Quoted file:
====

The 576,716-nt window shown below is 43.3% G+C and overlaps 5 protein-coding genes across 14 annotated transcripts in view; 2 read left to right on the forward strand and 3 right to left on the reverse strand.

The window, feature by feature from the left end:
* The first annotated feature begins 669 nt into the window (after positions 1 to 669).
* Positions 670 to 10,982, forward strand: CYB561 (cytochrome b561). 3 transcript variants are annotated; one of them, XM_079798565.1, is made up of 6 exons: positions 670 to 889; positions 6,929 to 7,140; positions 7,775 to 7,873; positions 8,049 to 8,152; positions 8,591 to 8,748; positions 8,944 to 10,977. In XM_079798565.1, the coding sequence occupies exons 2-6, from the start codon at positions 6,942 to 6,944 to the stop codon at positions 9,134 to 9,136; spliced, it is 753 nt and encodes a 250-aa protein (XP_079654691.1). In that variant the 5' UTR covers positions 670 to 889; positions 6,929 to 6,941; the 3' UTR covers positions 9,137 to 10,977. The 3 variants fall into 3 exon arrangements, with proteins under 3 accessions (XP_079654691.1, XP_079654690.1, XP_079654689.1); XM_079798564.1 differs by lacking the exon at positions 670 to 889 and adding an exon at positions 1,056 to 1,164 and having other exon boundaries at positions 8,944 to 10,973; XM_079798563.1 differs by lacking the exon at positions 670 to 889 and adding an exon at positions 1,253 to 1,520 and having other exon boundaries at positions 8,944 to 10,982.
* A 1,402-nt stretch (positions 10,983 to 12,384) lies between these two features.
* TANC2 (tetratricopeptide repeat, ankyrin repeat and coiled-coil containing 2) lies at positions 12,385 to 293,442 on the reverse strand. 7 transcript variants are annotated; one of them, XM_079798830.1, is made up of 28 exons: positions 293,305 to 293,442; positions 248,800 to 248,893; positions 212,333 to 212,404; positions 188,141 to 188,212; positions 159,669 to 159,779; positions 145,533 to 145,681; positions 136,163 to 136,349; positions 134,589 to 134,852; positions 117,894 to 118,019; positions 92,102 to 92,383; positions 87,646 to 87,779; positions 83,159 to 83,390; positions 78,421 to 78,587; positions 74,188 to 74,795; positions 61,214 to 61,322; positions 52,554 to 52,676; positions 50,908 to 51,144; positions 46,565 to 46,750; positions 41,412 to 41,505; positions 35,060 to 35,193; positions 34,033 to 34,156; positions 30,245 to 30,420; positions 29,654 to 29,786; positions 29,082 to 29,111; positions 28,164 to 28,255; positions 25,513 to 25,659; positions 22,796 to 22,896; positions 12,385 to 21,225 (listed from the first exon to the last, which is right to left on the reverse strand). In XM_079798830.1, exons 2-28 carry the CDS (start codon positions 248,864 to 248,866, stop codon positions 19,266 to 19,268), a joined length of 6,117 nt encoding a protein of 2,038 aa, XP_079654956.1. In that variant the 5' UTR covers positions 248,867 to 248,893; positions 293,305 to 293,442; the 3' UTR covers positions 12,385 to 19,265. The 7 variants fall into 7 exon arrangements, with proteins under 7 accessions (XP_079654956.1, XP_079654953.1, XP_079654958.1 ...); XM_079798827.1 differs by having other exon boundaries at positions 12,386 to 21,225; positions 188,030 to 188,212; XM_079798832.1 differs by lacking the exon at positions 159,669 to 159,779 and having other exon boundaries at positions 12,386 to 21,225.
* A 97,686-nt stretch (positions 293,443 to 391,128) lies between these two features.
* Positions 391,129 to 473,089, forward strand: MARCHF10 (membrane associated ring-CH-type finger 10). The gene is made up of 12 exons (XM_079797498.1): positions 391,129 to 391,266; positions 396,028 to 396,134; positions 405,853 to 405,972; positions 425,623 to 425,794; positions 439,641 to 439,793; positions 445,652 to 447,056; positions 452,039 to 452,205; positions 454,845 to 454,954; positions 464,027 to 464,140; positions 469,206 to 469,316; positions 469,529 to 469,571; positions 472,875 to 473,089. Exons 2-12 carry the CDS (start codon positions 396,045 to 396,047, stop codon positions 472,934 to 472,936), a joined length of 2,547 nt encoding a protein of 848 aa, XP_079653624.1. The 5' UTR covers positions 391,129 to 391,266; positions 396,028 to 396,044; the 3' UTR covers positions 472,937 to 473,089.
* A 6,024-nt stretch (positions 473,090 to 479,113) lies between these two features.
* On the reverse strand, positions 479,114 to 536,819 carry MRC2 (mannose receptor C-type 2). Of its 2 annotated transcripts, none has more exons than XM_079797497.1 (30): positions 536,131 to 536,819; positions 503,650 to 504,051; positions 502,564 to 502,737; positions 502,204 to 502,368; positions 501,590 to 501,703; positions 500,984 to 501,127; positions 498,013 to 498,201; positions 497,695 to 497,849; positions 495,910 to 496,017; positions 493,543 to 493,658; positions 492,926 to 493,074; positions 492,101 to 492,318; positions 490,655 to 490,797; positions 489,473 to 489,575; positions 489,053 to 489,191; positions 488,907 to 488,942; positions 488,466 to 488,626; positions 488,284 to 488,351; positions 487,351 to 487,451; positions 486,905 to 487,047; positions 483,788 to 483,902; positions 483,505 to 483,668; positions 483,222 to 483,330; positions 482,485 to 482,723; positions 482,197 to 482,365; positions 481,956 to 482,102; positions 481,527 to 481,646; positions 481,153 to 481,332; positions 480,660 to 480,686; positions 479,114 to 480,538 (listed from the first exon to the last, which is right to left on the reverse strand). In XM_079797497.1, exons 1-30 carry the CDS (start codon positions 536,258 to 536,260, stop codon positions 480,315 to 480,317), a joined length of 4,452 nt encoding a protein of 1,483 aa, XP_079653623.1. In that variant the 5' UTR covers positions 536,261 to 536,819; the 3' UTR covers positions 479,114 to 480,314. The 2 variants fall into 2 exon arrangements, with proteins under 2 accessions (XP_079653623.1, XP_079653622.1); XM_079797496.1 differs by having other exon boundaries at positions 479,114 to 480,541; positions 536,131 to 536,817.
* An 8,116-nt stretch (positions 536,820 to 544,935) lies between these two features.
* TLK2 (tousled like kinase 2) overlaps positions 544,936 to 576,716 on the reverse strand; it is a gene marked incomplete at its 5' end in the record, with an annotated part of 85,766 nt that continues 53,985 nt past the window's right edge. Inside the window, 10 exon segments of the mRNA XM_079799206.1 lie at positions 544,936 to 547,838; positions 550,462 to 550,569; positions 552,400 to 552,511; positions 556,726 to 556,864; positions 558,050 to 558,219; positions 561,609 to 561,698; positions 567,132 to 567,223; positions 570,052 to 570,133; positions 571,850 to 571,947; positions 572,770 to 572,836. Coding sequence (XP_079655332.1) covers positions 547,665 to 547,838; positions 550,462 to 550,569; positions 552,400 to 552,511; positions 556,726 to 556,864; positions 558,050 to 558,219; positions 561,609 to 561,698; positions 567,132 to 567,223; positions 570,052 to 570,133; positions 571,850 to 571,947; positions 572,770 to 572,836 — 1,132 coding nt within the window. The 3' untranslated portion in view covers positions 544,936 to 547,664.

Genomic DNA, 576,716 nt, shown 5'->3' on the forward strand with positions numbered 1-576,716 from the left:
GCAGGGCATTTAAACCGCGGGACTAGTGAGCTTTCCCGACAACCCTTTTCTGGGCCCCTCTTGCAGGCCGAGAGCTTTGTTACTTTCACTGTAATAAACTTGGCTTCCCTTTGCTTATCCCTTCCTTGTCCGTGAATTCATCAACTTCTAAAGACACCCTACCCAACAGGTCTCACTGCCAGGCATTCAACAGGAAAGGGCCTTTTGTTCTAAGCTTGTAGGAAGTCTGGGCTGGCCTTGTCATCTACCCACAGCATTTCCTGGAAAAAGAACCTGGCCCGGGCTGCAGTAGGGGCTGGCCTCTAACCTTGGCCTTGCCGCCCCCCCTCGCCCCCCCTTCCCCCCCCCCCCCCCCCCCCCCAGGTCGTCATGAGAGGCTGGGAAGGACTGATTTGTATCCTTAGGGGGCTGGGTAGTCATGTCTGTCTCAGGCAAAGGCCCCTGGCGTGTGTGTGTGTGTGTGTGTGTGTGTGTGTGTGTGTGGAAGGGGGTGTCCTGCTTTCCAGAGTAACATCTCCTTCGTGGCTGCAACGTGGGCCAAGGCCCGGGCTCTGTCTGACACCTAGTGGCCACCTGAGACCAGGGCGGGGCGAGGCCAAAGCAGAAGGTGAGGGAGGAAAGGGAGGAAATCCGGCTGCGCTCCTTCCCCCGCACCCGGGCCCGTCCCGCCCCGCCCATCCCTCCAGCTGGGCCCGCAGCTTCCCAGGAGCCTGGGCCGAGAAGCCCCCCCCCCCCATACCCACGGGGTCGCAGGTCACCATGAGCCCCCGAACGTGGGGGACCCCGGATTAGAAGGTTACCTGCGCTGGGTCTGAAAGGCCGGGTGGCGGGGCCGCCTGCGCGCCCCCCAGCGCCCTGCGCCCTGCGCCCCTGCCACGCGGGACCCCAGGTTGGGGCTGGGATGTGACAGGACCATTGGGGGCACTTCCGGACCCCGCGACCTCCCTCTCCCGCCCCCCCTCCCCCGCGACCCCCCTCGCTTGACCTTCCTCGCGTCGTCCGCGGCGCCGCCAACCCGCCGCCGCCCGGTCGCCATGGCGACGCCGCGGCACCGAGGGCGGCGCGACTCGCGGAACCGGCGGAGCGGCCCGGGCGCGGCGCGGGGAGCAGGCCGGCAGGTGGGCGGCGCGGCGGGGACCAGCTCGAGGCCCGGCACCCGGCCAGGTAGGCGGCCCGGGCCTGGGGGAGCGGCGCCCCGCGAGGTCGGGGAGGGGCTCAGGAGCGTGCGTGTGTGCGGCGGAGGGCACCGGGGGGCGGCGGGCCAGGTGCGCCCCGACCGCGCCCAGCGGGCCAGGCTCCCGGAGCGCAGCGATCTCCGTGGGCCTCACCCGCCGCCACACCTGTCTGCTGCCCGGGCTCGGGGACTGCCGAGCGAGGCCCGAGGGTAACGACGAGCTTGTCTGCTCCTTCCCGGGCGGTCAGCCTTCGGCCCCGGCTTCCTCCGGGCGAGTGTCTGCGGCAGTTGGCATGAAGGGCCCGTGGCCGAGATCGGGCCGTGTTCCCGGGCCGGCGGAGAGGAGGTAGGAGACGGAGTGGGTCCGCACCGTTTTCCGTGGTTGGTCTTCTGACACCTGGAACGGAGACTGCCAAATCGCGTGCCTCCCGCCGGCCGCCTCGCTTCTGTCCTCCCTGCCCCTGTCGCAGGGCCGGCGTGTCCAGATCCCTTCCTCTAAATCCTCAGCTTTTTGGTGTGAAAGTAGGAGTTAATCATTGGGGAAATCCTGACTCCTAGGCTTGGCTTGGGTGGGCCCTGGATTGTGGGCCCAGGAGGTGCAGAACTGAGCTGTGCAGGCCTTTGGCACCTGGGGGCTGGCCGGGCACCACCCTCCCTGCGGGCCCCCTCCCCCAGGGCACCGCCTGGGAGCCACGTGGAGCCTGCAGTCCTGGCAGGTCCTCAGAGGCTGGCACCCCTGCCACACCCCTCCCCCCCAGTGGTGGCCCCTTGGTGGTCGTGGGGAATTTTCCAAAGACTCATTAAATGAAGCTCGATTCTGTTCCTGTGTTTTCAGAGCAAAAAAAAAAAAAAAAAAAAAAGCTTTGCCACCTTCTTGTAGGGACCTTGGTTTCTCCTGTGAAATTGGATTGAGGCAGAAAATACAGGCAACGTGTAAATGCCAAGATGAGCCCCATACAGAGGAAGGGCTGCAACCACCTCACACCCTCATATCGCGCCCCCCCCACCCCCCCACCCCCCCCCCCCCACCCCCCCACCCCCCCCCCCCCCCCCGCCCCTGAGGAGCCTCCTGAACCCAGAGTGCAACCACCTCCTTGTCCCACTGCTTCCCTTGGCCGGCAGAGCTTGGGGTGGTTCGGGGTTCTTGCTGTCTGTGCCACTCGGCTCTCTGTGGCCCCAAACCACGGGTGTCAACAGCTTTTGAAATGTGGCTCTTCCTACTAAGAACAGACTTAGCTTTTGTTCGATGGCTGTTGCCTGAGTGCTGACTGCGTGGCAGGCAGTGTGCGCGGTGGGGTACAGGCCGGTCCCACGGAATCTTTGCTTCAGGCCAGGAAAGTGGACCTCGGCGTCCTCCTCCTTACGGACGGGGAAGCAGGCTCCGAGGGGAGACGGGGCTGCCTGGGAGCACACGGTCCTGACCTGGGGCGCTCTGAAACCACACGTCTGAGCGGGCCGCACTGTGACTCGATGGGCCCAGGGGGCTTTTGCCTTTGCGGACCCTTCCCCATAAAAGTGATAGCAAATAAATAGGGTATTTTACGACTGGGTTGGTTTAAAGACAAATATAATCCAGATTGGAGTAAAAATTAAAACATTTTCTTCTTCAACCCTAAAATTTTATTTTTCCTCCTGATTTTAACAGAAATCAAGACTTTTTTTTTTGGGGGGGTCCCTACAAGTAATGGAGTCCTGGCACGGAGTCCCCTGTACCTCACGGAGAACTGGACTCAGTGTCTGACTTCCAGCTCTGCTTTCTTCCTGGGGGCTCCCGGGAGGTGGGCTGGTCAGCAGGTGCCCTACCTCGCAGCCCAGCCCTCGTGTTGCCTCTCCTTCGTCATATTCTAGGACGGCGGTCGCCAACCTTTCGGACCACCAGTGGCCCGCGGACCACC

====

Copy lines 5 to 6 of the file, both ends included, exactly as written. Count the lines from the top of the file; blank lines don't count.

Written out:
* A 1,402-nt stretch (positions 10,983 to 12,384) lies between these two features.
* TANC2 (tetratricopeptide repeat, ankyrin repeat and coiled-coil containing 2) lies at positions 12,385 to 293,442 on the reverse strand. 7 transcript variants are annotated; one of them, XM_079798830.1, is made up of 28 exons: positions 293,305 to 293,442; positions 248,800 to 248,893; positions 212,333 to 212,404; positions 188,141 to 188,212; positions 159,669 to 159,779; positions 145,533 to 145,681; positions 136,163 to 136,349; positions 134,589 to 134,852; positions 117,894 to 118,019; positions 92,102 to 92,383; positions 87,646 to 87,779; positions 83,159 to 83,390; positions 78,421 to 78,587; positions 74,188 to 74,795; positions 61,214 to 61,322; positions 52,554 to 52,676; positions 50,908 to 51,144; positions 46,565 to 46,750; positions 41,412 to 41,505; positions 35,060 to 35,193; positions 34,033 to 34,156; positions 30,245 to 30,420; positions 29,654 to 29,786; positions 29,082 to 29,111; positions 28,164 to 28,255; positions 25,513 to 25,659; positions 22,796 to 22,896; positions 12,385 to 21,225 (listed from the first exon to the last, which is right to left on the reverse strand). In XM_079798830.1, exons 2-28 carry the CDS (start codon positions 248,864 to 248,866, stop codon positions 19,266 to 19,268), a joined length of 6,117 nt encoding a protein of 2,038 aa, XP_079654956.1. In that variant the 5' UTR covers positions 248,867 to 248,893; positions 293,305 to 293,442; the 3' UTR covers positions 12,385 to 19,265. The 7 variants fall into 7 exon arrangements, with proteins under 7 accessions (XP_079654956.1, XP_079654953.1, XP_079654958.1 ...); XM_079798827.1 differs by having other exon boundaries at positions 12,386 to 21,225; positions 188,030 to 188,212; XM_079798832.1 differs by lacking the exon at positions 159,669 to 159,779 and having other exon boundaries at positions 12,386 to 21,225.